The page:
The Self-Study Steering Committee’s Report
Associate Professor of Anthropology and Co-Chair of the Self-Study Steering Committee Amy Evrard asked faculty to look for an email containing a draft of the self-study report. She said that the committee will want feedback on the report. Evrard ceded her time as well for more time left to discuss the Gettysburg Review.
The English Department’s Response to the Gettysburg Review’s Termination
D’Addario made a statement regarding the administration’s decision to end the Gettysburg Review. He expressed his disappointment at the end of the publication and said that the college had not recognized what it had with the Review. D’Addario said that he was informed of the decision to close the Review shortly before the closure itself, yet the Provost instructed him to keep that information confidential, thus not allowing him to discuss the matter with anyone prior to the public release of the decision.
In his statement, D’Addario said that the Review is how the majority of people in the publishing and creative writing world have learned about Gettysburg College. He also shared that a disappointed writer in response to this closure likened the actions to Penn State University closing their football program.
D’Addario said that this decision directly impacts student learning and experience on campus. Because of the Review’s reputation, D’Addario shared that the English Department has had the ability to attract a variety of writers to serve as the Emerging Writer Lecturer for the past 20 years. He also acknowledged that the student internship opportunity given to students through the Gettysburg Review is gone.
D’Addario said that many members of the faculty have been left wondering how much the college’s administration values the humanities in a liberal arts education.
Delesalle then commented on what she believed to be a poor decision to close the Review. She acknowledged her understanding that hard decisions have to be made yet expressed disappointment in how this decision was made and announced. She thought that the email sent by the college administration was disrespectful in its lack of acknowledging the names of Gettysburg Review Editor Mark Drew and Managing Editor Lauren Hohle. She concluded by saying this decision does not represent her values.
Associate Professor of English Stefanie Sobelle spoke on how alternatives could have been explored to save the Review financially and to use it to bring in alternate forms of revenue. Sobelle said that by publicizing the information of its closing, there have been massive amounts of support from the community, including promises of donations. She also stated that she did not agree with the administration’s statement that the Review was not significant to student success.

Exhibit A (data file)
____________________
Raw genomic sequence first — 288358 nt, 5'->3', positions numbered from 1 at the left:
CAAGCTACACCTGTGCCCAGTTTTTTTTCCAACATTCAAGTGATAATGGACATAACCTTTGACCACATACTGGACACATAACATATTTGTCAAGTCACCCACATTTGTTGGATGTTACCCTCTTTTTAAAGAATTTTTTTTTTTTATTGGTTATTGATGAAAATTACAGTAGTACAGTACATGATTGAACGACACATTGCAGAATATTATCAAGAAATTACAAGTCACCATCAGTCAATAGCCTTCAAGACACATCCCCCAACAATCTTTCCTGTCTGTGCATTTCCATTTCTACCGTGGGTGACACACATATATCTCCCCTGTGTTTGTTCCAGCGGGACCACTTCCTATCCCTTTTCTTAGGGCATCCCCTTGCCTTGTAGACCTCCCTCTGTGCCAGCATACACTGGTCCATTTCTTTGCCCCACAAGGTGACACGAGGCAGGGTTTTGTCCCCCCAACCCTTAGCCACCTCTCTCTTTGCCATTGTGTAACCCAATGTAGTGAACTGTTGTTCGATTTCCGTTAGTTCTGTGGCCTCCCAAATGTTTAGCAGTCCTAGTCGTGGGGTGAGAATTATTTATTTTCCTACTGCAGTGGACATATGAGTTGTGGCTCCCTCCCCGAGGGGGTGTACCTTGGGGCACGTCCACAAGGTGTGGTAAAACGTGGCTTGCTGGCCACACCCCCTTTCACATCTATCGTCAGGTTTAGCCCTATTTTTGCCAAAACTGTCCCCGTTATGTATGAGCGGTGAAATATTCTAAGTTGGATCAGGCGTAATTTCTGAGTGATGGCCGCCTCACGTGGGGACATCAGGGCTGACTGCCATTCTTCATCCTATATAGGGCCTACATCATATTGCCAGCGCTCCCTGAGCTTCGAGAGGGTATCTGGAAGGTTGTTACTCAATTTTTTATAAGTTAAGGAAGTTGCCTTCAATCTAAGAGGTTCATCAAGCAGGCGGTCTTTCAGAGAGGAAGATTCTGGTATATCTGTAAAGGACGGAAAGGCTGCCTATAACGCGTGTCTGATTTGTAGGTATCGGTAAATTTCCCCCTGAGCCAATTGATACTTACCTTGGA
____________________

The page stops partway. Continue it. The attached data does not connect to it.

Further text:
Professor of English and Graeff Chair Christopher Fee spoke on how he has been at the college for 27 years, and he recognized that hard choices and decisions are inevitable. However, Fee said that the decision to close the Gettysburg Review was not good business practice. He stated that if the Gettysburg Review is not important enough to save, the arts are not important enough to save.
Fee claimed that the numbers and Review budget Iuliano cited at the faculty town hall meeting on Oct. 4 were incorrect as they supposedly included the salary for an employee who has not worked at the Review in years. Fee also said that this budget did not take into account the publication’s grant money or the funds that the Review would pay back to the college that it did not spend. Fee recognized that it still took a lot of money to run the publication, yet he did not support the firing of Drew and Hohle, who have been at the college for a combined time of 30 years.
Iuliano disagreed with Fee’s claim that the cited budget was incorrect. Adjunct instructor in interdisciplinary studies Matt Greene argued that Iuliano had not been listening to what the faculty just discussed and brought to his attention.
A round of applause, called for by Delesalle, was held for Drew and Hohle to recognize their work on the Gettysburg Review.
Iuliano then adjourned the meeting.
Editor’s Note: The author of this article served as an intern for the Gettysburg Review last spring semester. On request from Chairperson of the English Department Christopher D’Addario, this article was edited at 5:52 p.m. on October 6, 2023 to clarify his remarks on his prior knowledge of the Gettysburg Review’s closing.